There's another important issue here: Anonymity can be a worthy tool for social reaction and revolution when the individual expresses a minority or otherwise unpopular opinion; some of the other nasty habits of society include ostracization; limiting availability of jobs; sabotaging retirement; false accusations, false imprisonment, inappropriate listing on the no-fly, no-buy, and the sexual/violent offender (AKA as the you're-fucked) lists; singling out for "attention" from the local (or not local) cops; vandalism; burning crosses on the lawn; DOS, etc.
While true free speech cloaked in anonymity definitely opens the door for the proverbial "Internet Superturd", suppressing it isn't something that uniformly does good. For instance, Google+'s recent insistence on "real id" effectively eliminates any viewpoint that is sufficiently off-center to present a personal risk at a level unacceptable to the speaker. This in turn means that as the speaker's social load and dependencies increase - family, depending upon keeping one's job, political position, etc. - the more effectively they are muzzled in a "real id" environment.
Another example is Facebook's TOS where they forbid anyone on the s/v offender's list from joining; anyone put on that list is now locked out and locked to the bottom level of society; doesn't matter that they've paid their debt to society by serving time, paying fines, whatever the judge decided: they're permanently locked out, not to mention often having to live under a bridge or in a camp. That kind of ostracism is way too powerful a tool to use against someone who is supposedly free to walk around; they'll never re-integrate, they can't. If you're going to treat someone that badly, you'd better have the sense to put them in jail and keep them there or else you're just grooming a very, very angry person whom someone will unhappily meet on a dark and stormy night. Unfortunately, this only treats the unfairly listed -- kids having sex across age lines, polygamists, pee-ers in bushes, etc. -- even worse. By far the best solution is to treat payment of sentencing debt as 100% presumed rehabilitation unless shown otherwise. The government shows no sign of being responsible here either, nor forcing corporations like facebook to be responsible, which again brings us back to the need for pushback. And given the lynch mob mentality associated with these matters, anonymity is definitely called for.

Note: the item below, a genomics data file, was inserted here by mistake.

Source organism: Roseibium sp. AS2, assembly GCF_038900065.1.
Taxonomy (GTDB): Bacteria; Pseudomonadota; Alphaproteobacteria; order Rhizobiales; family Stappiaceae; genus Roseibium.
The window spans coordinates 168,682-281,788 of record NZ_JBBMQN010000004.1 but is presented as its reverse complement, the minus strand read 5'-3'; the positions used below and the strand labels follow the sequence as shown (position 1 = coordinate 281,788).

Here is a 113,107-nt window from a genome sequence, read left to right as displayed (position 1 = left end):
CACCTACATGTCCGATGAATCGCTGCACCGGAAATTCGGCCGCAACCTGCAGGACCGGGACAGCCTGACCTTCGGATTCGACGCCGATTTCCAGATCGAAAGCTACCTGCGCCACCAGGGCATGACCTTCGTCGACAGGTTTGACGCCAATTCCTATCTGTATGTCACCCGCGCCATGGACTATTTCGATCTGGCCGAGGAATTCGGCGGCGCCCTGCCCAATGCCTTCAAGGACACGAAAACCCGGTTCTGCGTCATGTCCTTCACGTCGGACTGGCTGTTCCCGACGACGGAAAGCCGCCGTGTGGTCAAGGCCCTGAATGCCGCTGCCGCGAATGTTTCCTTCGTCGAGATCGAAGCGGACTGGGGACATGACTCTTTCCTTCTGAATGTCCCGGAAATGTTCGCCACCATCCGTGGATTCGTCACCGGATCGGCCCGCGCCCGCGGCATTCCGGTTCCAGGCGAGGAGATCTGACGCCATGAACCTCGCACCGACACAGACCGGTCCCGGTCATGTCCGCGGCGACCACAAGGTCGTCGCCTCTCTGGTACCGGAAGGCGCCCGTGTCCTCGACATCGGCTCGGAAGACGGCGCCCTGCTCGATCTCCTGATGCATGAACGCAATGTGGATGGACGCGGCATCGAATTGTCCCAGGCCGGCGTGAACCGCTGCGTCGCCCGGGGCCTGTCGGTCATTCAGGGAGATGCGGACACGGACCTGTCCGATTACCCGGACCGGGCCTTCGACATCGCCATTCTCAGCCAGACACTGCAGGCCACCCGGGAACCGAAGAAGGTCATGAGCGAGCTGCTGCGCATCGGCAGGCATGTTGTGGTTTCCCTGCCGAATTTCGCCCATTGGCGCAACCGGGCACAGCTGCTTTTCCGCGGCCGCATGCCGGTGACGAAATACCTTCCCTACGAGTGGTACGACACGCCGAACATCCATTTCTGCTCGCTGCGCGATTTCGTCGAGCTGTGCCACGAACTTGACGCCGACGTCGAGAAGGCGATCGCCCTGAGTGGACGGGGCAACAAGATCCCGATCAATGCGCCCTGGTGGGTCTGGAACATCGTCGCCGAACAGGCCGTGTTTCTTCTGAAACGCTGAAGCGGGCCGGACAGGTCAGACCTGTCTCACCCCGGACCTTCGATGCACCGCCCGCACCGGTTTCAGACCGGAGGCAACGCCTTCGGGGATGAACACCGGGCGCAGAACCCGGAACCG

In general right now, our government is doing a lot of things it shouldn't be doing, and these activities are currently pushing hard against individual rights of free speech, free travel and privacy. IMHO, anything that does away with anonymity under these circumstances is extremely unwise.
Tuesday, July 26, 2011
I'd just like to repost an insightful comment by "fyngyrz" that I read on Slashdot today. The topic was how some people become huge jerks when granted online anonymity. But sometimes society can be a big jerk, too. Sometimes when a person does something wrong, and crosses a certain line--or is wrongly convicted of doing so--collectively we are never willing to forgive, nor forget.